"How can we leave the struggle (of medical research) to scattered individuals and small ill-supported groups who just plainly hate one another!"

But the solution which he offered was quite absurd and would merely aggravate the condition. Instead of suggesting some method of creating complete freedom of research Malisoff revealed his totalitarian bent by advocating the destruction of freedom and the substitution of Committee control that accentuates all the evils of the present methods. The belief that some folks have in the possibility of changing human nature merely by changing the name of the form of government to "Socialism" is extremely naive.

There is reason for belief that the bitter partisanship of the football rivalries may sometimes enter into the scientific antagonisms of university groups. Thus the work of Wever and Bray, of Princeton, on the transmission of sound by the auditory nerve of cats was attacked and unjustly undermined for a while by the attacks of Davis and Lurie, of Harvard, at the time that football relations between the two universities were severed. At about the same time the splendid work of Swingle, of Princeton, was unjustly attacked and discredited, thus robbing him of the honors due him.


Regimentation of research by the organization of "research committees" has been suggested as a remedy for the situation. It is especially favored by radicals, totalitarians, and by social service allies. Prominent among its advocates are the American Association of Science Writers and Waldemar Kaempffert of the New York Times.

Kaempffert would have us believe with Professor Alfred Kroeber: "The genius simply realizes the aspirations of society." He gives in evidence the statement of Professor William F. Ogburn that "145 major scientific discoveries and inventions were made simultaneously and independently by two or more men." For the totalitarian radical this justifies regimentation and destruction of Individual freedom.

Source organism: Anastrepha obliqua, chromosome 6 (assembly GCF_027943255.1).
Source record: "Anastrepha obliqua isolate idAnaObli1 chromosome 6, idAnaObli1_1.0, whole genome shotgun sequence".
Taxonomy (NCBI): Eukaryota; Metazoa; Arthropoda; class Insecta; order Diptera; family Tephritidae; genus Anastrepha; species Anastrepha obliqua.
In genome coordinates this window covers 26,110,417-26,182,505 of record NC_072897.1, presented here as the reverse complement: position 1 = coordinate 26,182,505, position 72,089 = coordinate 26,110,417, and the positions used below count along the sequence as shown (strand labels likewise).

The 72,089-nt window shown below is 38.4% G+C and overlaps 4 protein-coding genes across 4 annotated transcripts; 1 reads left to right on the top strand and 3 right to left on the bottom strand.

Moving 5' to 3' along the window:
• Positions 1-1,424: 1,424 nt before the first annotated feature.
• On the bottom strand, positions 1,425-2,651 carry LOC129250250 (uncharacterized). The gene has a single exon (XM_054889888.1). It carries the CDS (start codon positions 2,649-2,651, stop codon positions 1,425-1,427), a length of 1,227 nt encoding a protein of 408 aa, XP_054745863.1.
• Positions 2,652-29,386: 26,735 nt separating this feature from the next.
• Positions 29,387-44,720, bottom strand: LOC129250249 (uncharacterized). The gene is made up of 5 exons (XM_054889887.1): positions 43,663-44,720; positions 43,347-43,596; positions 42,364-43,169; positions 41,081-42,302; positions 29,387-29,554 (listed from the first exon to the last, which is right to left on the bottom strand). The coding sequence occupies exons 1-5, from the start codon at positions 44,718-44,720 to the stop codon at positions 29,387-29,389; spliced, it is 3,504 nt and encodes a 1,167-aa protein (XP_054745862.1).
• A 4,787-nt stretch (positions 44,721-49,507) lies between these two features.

Unfortunately these ideas are belied by experience. There has been surprisingly little "simultaneous discovery" among institutions and committees in spite of the "aspirations of society," unless one gives that name to theft of ideas and discoveries, or commonplace scientific hijacking.


Now, research committees, which are generally dominated by the A.M.A. and the social service rackets, are extremely effective devices for the suppression or theft of ideas and discoveries. They usurp and monopolize research funds from all sources, research facilities, laboratories, hospitals, clinics, and publication media. They also engineer censorship of the press in their respective fields, force their acceptance as ultimate authorities, set themselves up as dictators of "accepted practice" which has the cogent force of legal status, and advertise and publicize themselves and their practices.

They are the Grand Inquisitors of Medical Science. They are in excellent position to protect their commercial interests and to destroy "interloping" medical discoverers who might arise to offer challenge to their assumed omniscience and authority. The members of the committees generally earn large incomes by doing the scientific chores of allied commercial interests.

The committees are ideally adapted to protect the established medico-political order and to bar any threat of upset by independent medical discoverers. By virtue of their position as "authorities," the public and the press accept their verdicts. They can affirm or discredit any new discoveries, and from their verdict there is no recourse. They may suppress the announcement of discoveries and subsequently steal them and publish them in the name of the committee or of its members. A case of this type already has been cited. Few physicians would dare challenge such thefts, even though they might be subject to proof. This is the significance of Dr. MacCallum's statement on the subject that is quoted by Dr. Heiser: